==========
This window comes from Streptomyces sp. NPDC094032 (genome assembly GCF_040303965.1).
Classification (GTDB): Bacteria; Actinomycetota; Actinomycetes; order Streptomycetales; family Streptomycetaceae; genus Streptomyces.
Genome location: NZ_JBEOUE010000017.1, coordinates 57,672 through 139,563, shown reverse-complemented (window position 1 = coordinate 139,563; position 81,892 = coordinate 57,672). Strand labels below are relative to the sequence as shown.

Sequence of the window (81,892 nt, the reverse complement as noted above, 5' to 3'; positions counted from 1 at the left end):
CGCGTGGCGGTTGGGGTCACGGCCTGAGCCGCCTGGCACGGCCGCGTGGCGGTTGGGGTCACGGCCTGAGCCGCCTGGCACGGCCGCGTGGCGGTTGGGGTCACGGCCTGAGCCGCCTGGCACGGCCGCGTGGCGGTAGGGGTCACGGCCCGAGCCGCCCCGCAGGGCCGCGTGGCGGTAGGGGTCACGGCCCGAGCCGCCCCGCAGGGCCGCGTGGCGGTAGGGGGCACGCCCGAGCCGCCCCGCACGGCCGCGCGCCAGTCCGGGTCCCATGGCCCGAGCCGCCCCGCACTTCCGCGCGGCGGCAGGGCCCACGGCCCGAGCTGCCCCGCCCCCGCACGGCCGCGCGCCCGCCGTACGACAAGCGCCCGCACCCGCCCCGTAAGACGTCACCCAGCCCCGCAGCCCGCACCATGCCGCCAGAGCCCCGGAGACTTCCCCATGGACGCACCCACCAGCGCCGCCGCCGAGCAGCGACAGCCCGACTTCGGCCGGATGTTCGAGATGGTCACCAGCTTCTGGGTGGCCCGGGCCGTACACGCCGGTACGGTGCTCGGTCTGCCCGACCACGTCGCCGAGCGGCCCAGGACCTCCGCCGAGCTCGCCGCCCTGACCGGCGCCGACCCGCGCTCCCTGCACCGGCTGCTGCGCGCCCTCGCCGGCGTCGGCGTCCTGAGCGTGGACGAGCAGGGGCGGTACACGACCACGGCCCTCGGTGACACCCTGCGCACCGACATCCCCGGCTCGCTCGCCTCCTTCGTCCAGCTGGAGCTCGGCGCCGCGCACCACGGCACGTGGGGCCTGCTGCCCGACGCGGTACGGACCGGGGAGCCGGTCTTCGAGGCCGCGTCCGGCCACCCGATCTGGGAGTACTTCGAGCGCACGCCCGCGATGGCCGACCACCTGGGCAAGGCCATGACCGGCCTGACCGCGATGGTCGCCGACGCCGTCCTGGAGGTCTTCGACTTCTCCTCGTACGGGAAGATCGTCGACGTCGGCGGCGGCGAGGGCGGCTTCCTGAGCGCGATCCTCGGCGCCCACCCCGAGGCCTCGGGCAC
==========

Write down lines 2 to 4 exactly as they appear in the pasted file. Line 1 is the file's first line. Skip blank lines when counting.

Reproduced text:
Classification (GTDB): Bacteria; Actinomycetota; Actinomycetes; order Streptomycetales; family Streptomycetaceae; genus Streptomyces.
Genome location: NZ_JBEOUE010000017.1, coordinates 57,672 through 139,563, shown reverse-complemented (window position 1 = coordinate 139,563; position 81,892 = coordinate 57,672). Strand labels below are relative to the sequence as shown.

Sequence of the window (81,892 nt, the reverse complement as noted above, 5' to 3'; positions counted from 1 at the left end):